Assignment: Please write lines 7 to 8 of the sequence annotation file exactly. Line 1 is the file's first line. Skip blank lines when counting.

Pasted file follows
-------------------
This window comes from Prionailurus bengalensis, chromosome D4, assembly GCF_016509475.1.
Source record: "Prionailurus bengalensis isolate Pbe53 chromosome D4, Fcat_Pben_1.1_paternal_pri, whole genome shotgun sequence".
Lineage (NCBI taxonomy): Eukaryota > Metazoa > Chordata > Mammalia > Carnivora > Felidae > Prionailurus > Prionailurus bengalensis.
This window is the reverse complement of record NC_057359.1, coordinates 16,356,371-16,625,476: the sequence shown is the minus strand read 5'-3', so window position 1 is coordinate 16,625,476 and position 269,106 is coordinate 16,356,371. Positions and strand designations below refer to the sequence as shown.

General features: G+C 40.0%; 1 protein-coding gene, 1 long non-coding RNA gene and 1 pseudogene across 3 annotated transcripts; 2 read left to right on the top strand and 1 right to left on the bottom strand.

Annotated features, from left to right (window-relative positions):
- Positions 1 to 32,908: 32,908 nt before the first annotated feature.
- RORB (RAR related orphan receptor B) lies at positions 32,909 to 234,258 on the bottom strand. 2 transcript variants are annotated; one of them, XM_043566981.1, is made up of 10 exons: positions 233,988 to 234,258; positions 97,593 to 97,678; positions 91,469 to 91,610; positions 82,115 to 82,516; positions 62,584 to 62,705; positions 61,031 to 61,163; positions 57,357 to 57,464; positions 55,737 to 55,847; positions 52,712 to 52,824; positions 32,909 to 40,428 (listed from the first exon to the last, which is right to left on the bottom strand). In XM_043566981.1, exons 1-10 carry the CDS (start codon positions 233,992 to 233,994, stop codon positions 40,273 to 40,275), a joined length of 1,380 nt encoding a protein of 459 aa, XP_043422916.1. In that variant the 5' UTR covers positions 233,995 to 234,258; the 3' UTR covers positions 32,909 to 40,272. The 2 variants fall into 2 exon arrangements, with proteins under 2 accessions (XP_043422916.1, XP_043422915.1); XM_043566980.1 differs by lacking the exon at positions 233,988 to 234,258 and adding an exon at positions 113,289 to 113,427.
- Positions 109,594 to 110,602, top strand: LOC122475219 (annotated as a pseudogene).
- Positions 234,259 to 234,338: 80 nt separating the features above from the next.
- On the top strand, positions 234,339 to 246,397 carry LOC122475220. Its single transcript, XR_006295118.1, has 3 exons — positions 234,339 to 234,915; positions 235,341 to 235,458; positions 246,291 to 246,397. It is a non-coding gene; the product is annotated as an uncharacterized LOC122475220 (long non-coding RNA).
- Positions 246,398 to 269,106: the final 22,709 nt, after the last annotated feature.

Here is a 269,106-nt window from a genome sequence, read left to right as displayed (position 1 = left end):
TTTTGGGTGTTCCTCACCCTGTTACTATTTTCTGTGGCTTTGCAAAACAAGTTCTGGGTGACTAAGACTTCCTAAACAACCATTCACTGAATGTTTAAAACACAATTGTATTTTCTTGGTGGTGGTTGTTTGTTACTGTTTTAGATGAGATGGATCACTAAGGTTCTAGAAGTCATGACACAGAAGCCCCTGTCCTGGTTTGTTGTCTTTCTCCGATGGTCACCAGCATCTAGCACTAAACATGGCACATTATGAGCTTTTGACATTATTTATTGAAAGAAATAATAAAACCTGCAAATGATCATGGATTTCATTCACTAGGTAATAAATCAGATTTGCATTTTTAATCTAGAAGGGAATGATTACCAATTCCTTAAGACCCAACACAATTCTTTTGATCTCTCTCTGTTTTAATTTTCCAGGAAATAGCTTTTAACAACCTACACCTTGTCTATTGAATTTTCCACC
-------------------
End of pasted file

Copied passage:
- Positions 1 to 32,908: 32,908 nt before the first annotated feature.
- RORB (RAR related orphan receptor B) lies at positions 32,909 to 234,258 on the bottom strand. 2 transcript variants are annotated; one of them, XM_043566981.1, is made up of 10 exons: positions 233,988 to 234,258; positions 97,593 to 97,678; positions 91,469 to 91,610; positions 82,115 to 82,516; positions 62,584 to 62,705; positions 61,031 to 61,163; positions 57,357 to 57,464; positions 55,737 to 55,847; positions 52,712 to 52,824; positions 32,909 to 40,428 (listed from the first exon to the last, which is right to left on the bottom strand). In XM_043566981.1, exons 1-10 carry the CDS (start codon positions 233,992 to 233,994, stop codon positions 40,273 to 40,275), a joined length of 1,380 nt encoding a protein of 459 aa, XP_043422916.1. In that variant the 5' UTR covers positions 233,995 to 234,258; the 3' UTR covers positions 32,909 to 40,272. The 2 variants fall into 2 exon arrangements, with proteins under 2 accessions (XP_043422916.1, XP_043422915.1); XM_043566980.1 differs by lacking the exon at positions 233,988 to 234,258 and adding an exon at positions 113,289 to 113,427.